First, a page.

Should the views of killers be publicised as in the Norway massacre?

PUBLISHED : Tuesday, 27 September, 2011, 12:00am
UPDATED : Tuesday, 27 September, 2011, 12:00am


Melody Cheung, 16, St Paul's Secondary School

The massacre in Norway in July, in which scores of young people were gunned down at a summer youth camp, shocked people around the globe. The lone gunman's action has reached far beyond the borders of Norway. Why? Because his hateful views have been widely publicised.

What's worrying is that like-minded people elsewhere might want to follow his example by murdering innocent victims.

Another concern is that the publication of his long manifesto may encourage revenge attacks by people against whom the killer, Anders Behring Breivik, expressed hate-filled views.

Breivik said he went on his murder spree to protest against the spread of Islam in Europe. I am worried that Islamic extremists may use his views as an excuse to carry out terrorist attacks in Europe. This may lead to a vicious cycle of violence.

The killer tried to paint himself as a hero who was trying to save Europe from Islam. Other extremists may feel like imitating him. That would threaten world peace.

In this day and age, people stress the importance of 'freedom of speech' and the media advocates the 'public's right to know'. Yet some people use these arguments to support the publication of dangerous ideas.

I believe that sometimes public security takes priority over freedom of speech. We must do our best to stop hate speech from spreading so that it won't inspire would-be murderers and claim yet more innocent victims.

Public safety is more important than people's hateful views so we should not air such views.

Charmain Li, 17, Sha Tin College

Utoya shooting in July raised issues about whether such killers should be allowed to express their views to the public.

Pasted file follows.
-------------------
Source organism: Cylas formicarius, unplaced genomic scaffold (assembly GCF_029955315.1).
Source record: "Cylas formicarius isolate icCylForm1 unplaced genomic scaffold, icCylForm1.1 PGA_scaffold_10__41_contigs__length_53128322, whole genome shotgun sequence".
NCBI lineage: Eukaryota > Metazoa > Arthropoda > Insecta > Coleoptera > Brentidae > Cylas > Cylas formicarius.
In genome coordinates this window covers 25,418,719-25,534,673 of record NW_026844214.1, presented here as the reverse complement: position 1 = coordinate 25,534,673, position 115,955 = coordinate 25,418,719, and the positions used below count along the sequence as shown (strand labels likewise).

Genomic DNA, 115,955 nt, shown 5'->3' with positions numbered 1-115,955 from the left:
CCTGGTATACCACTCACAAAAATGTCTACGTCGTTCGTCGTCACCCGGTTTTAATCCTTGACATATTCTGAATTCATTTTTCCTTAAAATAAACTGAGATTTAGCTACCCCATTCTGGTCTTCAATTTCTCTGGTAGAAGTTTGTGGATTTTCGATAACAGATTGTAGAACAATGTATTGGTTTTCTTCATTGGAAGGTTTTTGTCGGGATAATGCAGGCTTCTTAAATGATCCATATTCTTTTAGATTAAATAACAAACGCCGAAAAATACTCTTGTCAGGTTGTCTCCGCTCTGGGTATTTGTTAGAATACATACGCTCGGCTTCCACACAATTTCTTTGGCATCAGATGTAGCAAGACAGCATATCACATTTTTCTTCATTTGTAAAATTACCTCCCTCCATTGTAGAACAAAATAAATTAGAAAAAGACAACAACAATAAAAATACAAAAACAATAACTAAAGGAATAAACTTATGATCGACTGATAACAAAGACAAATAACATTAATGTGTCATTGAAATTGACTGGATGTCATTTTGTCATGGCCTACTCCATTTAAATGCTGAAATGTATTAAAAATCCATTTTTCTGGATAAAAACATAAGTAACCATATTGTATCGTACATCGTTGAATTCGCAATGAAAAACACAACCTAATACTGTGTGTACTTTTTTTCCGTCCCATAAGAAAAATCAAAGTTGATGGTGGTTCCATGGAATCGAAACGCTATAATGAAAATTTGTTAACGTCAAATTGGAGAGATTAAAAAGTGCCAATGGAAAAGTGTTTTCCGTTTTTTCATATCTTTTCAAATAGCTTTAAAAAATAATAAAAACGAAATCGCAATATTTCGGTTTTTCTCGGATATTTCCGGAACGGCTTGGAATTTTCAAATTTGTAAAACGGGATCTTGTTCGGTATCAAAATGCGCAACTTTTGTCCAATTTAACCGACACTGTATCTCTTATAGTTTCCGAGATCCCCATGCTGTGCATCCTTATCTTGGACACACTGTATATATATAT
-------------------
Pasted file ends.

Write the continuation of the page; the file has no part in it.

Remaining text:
Some people might fear that publicising the views of such people might encourage others to copy their actions. However, allowing the killer to express his or her views can educate the public on how these extremists see things. It will also help the government to address these issues and rectify the problem.

Even if there is absolutely no justification for the actions of the killer, like in the case of the Norway massacre, I think their views should be made public. This is because the authorities can analyse the killer's statements and take action to minimise the probability of a similar tragedy happening again.

Moreover, it is also important for the public to know the reason behind the killer's actions. Instead of sweeping the matter under the rug, social problems that underline such incidents must be addressed before they become worse.

By publicising Anders Behring Breivik's views, the media has given power to what Breivik calls his ?propaganda?, but also sparked debate over Europe's multiculturalism and Islamophobia, possibly leading to more long-term solutions to this deep-rooted matter.